Besides the usual personality clashes and disparate expectations that married couples have to deal with, the Korean-Singaporean couples say there are cultural differences to overcome.
Some Korean partners faced parental opposition to their choice of spouse. Koreans “live in a very homogeneous society and there is usually a strong preference to marry someone from the same culture”, says Ms Seo (pictured on the right with her Singaporean husband Jason Chang).
Some of the couples also had to overcome the language barrier – trying to connect despite the Korean spouse’s limited English vocabulary.
The problem is exacerbated when they have to live with Singaporean Chinese in-laws, some of whom understand only Mandarin.
But in the case of Ms Choi and Mr Chua, Singlish was the issue.
She initially could not understand his English at all because of Mr Chua’s “strong Singlish accent”.
Who manages the family’s money is another potential sticking point. Dr Jung says that in Korea, the women usually hold the purse strings, whether they work or not.
This practice could be “uncomfortable” for Singaporean men, who are used to holding on to economic power as breadwinners, she says.
Two of the Singaporean men SundayLife! spoke to recalled receiving “a cultural shock” when their wives broached this subject with them.
Says Mr Chua: “We decided on having three bank accounts so I could control my money, she could control her money and we would have a joint account to share control together.”
“Differences can be resolved with discussions,” he adds.
It’s not about nationality
Mr Jason Chang, 35, does not know what possessed him to speak to Ms Erin Seo, 33, the day they met in August 2011. “She was sitting alone inside the Liat Towers Starbucks outlet with sunglasses on,” recalls Mr Chang, who works in corporate finance.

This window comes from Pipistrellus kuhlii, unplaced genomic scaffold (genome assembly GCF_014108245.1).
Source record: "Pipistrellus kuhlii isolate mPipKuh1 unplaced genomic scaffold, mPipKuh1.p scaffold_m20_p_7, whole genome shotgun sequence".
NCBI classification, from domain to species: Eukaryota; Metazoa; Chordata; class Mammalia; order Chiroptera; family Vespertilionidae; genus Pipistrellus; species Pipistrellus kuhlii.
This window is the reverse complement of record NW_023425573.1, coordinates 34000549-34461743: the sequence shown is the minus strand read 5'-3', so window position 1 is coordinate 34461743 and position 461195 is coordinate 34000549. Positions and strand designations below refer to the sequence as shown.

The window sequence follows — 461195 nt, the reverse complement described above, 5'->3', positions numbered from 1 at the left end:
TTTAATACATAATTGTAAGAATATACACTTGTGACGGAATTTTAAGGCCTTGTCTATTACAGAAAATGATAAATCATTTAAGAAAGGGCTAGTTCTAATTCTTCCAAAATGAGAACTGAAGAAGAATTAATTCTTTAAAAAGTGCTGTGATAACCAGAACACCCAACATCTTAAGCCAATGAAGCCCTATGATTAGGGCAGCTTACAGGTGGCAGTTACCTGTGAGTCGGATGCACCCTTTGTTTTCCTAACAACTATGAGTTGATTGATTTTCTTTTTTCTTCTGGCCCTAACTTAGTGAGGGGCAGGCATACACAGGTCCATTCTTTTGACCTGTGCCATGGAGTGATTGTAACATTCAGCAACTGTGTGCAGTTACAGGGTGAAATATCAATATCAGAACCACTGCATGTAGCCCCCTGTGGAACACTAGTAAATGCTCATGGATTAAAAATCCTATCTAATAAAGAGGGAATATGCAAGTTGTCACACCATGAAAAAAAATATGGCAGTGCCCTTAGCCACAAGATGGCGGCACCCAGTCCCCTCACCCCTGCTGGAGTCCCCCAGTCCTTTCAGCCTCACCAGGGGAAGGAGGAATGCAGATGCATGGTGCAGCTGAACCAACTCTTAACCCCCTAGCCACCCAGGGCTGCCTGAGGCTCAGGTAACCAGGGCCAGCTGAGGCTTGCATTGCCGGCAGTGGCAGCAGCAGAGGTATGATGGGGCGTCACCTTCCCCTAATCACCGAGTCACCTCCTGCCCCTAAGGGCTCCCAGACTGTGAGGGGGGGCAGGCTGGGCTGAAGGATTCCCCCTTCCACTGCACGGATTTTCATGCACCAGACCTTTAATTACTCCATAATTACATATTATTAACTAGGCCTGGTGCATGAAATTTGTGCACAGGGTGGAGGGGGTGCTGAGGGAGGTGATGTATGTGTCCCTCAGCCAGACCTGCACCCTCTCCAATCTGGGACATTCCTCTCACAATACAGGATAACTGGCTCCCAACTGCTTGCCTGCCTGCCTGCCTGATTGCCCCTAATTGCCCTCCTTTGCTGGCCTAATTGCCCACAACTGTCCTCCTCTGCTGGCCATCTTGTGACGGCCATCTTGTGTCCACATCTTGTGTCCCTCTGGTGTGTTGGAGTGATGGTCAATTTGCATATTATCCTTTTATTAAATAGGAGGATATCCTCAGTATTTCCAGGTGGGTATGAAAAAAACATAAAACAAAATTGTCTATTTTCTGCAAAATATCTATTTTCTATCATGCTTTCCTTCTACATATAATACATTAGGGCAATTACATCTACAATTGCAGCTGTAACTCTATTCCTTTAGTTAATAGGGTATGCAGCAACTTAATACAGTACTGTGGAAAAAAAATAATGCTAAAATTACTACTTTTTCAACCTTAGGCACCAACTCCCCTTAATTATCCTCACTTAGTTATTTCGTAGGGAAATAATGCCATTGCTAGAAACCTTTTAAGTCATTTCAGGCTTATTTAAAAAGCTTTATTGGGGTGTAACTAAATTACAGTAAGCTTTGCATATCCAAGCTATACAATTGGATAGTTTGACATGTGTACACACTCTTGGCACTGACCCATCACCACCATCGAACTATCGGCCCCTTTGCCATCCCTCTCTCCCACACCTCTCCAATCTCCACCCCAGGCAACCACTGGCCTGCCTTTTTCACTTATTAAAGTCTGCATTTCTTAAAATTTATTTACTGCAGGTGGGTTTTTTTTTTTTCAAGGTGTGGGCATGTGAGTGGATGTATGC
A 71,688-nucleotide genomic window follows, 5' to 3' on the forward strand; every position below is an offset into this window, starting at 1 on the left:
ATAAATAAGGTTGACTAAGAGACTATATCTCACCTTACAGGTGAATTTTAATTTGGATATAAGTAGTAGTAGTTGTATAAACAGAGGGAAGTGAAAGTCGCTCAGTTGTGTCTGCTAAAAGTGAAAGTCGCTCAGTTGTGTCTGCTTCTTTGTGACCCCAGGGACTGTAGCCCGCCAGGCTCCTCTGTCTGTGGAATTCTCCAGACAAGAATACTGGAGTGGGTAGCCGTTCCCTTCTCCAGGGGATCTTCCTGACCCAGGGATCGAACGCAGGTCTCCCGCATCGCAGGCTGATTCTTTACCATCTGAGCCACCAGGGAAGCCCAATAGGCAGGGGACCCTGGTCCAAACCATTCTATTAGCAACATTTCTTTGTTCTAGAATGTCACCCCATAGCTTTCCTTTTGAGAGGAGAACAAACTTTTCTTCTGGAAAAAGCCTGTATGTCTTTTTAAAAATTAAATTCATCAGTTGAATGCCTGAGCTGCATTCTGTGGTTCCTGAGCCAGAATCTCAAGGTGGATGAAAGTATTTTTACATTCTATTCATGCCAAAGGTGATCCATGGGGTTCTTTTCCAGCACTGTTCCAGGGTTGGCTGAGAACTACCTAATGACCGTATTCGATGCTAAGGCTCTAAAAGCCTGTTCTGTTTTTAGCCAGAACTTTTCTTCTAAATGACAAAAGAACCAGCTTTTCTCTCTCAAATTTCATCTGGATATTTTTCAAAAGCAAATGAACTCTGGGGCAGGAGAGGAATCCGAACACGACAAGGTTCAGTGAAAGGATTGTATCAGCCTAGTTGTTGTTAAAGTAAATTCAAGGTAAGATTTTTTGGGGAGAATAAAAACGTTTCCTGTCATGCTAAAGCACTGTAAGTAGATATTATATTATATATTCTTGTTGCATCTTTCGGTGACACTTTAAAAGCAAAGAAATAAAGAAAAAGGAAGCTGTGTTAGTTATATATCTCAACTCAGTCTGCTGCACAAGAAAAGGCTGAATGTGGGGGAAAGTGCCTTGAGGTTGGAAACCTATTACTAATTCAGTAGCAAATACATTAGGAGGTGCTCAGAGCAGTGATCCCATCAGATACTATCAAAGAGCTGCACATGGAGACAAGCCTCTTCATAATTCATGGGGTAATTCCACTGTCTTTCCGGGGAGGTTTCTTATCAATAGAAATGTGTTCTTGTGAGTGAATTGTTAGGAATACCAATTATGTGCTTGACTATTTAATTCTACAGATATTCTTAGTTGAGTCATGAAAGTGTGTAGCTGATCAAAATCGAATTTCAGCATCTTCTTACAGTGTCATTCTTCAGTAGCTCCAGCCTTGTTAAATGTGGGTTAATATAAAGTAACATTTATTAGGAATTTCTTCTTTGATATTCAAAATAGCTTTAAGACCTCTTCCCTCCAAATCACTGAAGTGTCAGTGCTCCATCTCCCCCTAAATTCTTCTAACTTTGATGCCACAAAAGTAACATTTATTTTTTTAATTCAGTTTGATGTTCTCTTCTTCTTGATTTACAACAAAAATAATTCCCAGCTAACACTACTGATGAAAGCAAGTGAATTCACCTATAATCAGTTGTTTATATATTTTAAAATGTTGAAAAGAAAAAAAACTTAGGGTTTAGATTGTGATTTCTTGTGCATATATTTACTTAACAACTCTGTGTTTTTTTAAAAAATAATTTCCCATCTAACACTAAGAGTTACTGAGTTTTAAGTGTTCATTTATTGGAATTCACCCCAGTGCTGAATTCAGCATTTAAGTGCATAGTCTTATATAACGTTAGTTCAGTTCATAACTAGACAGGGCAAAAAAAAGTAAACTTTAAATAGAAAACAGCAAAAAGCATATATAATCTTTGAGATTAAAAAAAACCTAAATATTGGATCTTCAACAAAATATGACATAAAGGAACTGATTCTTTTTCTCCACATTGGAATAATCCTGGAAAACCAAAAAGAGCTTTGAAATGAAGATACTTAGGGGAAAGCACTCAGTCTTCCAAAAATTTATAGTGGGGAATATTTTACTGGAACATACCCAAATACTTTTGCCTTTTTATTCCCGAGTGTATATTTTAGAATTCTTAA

“I guessed she was Korean and just felt compelled to approach her. I think I said “annyeong” (Korean for hi) and we started talking.”
Mr Chang says he found her pretty, and although not a fan of K-drama or K-pop at all, he knew K-culture was a big thing here and felt it would be fun to just say hello to her.
Ms Seo, who works for South Korea-based Ssangyong Engineering & Construction here, says his greeting was timely because she needed help to buy a present for a friend. She was here alone on a holiday.
They went shopping for the gift together, and Ms Seo flew back to Korea that night.
“I thought that would be it,” says Mr Chang. “But she texted me when she landed and we carried on chatting from there.”
Two months later, Ms Seo was back in Singapore for a job interview. Mr Chang says he held her hand during this visit, expressed his interest in her and they started dating.
She did not get that job, but was back for another job interview six months later in March 2012. This time, she succeeded in getting a job to teach Korean at a language centre. By then, she had told her parents about Mr Chang, and had showed them his WhatsApp profile picture.
“They were worried. They thought he was a gangster,” says Ms Seo. “He was dressed in a black suit and a black shirt and had a menacing expression.”
In July 2012, Ms Seo’s parents came here for a week-long holiday and their fears about Mr Chang were laid to rest.
“They decided that because of his dark eye circles, he looked more like a panda than a gangster,” says Ms Seo, giggling at the memory.
They wed in October 2012, and Ms Seo moved in to live with Mr Chang’s parents. The couple have no children.
Living with Singaporean in-laws posed some interesting challenges. Ms Seo says some Koreans, like herself, are just not used to drinking tap or boiled water. She drinks bottled water in Korea.
“It’s a habit. So, I would smuggle bottles of water into Jason’s house and drink only in my room, so as to not offend my in-laws in any way,” she says.